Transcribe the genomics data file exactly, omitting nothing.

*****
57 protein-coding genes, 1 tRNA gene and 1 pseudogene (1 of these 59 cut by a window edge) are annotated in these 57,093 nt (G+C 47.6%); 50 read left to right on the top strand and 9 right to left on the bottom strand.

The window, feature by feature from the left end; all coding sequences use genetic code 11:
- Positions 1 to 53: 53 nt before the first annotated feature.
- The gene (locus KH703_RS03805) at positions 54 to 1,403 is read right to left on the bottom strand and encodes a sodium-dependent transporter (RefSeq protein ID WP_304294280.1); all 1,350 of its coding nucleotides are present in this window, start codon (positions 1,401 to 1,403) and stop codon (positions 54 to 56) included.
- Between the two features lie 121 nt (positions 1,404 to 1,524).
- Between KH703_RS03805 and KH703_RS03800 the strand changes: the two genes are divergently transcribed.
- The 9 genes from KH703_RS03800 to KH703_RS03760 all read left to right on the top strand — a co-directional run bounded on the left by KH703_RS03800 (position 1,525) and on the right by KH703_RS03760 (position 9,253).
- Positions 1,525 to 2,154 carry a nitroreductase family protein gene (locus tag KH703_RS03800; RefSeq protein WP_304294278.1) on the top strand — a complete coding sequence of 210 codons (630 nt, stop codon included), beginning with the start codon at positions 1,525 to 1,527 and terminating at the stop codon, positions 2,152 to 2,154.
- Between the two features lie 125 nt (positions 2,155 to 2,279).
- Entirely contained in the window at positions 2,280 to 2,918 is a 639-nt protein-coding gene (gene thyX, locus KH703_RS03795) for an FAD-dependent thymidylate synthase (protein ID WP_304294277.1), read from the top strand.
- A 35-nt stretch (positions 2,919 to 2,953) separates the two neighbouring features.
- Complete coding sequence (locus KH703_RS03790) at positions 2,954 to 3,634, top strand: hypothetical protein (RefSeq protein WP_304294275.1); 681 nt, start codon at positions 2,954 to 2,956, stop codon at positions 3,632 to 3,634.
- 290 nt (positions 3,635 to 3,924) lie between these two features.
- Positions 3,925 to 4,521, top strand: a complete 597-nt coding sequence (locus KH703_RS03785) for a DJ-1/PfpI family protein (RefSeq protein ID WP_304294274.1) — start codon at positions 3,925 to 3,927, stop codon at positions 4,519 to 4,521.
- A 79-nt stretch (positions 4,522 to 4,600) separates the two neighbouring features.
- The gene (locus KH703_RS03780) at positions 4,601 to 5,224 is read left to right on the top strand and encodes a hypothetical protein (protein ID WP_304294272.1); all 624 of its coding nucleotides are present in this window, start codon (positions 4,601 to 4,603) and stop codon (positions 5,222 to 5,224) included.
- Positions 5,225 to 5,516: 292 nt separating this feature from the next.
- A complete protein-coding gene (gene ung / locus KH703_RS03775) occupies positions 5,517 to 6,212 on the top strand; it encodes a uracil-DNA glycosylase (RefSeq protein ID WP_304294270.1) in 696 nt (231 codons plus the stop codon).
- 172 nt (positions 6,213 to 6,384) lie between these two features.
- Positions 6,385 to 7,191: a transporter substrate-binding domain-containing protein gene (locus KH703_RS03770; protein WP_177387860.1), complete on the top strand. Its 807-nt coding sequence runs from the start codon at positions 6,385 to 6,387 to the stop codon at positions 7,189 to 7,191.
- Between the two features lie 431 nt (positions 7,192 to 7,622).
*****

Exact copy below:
57 protein-coding genes, 1 tRNA gene and 1 pseudogene (1 of these 59 cut by a window edge) are annotated in these 57,093 nt (G+C 47.6%); 50 read left to right on the top strand and 9 right to left on the bottom strand.

The window, feature by feature from the left end; all coding sequences use genetic code 11:
- Positions 1 to 53: 53 nt before the first annotated feature.
- The gene (locus KH703_RS03805) at positions 54 to 1,403 is read right to left on the bottom strand and encodes a sodium-dependent transporter (RefSeq protein ID WP_304294280.1); all 1,350 of its coding nucleotides are present in this window, start codon (positions 1,401 to 1,403) and stop codon (positions 54 to 56) included.
- Between the two features lie 121 nt (positions 1,404 to 1,524).
- Between KH703_RS03805 and KH703_RS03800 the strand changes: the two genes are divergently transcribed.
- The 9 genes from KH703_RS03800 to KH703_RS03760 all read left to right on the top strand — a co-directional run bounded on the left by KH703_RS03800 (position 1,525) and on the right by KH703_RS03760 (position 9,253).
- Positions 1,525 to 2,154 carry a nitroreductase family protein gene (locus tag KH703_RS03800; RefSeq protein WP_304294278.1) on the top strand — a complete coding sequence of 210 codons (630 nt, stop codon included), beginning with the start codon at positions 1,525 to 1,527 and terminating at the stop codon, positions 2,152 to 2,154.
- Between the two features lie 125 nt (positions 2,155 to 2,279).
- Entirely contained in the window at positions 2,280 to 2,918 is a 639-nt protein-coding gene (gene thyX, locus KH703_RS03795) for an FAD-dependent thymidylate synthase (protein ID WP_304294277.1), read from the top strand.
- A 35-nt stretch (positions 2,919 to 2,953) separates the two neighbouring features.
- Complete coding sequence (locus KH703_RS03790) at positions 2,954 to 3,634, top strand: hypothetical protein (RefSeq protein WP_304294275.1); 681 nt, start codon at positions 2,954 to 2,956, stop codon at positions 3,632 to 3,634.
- 290 nt (positions 3,635 to 3,924) lie between these two features.
- Positions 3,925 to 4,521, top strand: a complete 597-nt coding sequence (locus KH703_RS03785) for a DJ-1/PfpI family protein (RefSeq protein ID WP_304294274.1) — start codon at positions 3,925 to 3,927, stop codon at positions 4,519 to 4,521.
- A 79-nt stretch (positions 4,522 to 4,600) separates the two neighbouring features.
- The gene (locus KH703_RS03780) at positions 4,601 to 5,224 is read left to right on the top strand and encodes a hypothetical protein (protein ID WP_304294272.1); all 624 of its coding nucleotides are present in this window, start codon (positions 4,601 to 4,603) and stop codon (positions 5,222 to 5,224) included.
- Positions 5,225 to 5,516: 292 nt separating this feature from the next.
- A complete protein-coding gene (gene ung / locus KH703_RS03775) occupies positions 5,517 to 6,212 on the top strand; it encodes a uracil-DNA glycosylase (RefSeq protein ID WP_304294270.1) in 696 nt (231 codons plus the stop codon).
- 172 nt (positions 6,213 to 6,384) lie between these two features.
- Positions 6,385 to 7,191: a transporter substrate-binding domain-containing protein gene (locus KH703_RS03770; protein WP_177387860.1), complete on the top strand. Its 807-nt coding sequence runs from the start codon at positions 6,385 to 6,387 to the stop codon at positions 7,189 to 7,191.
- Between the two features lie 431 nt (positions 7,192 to 7,622).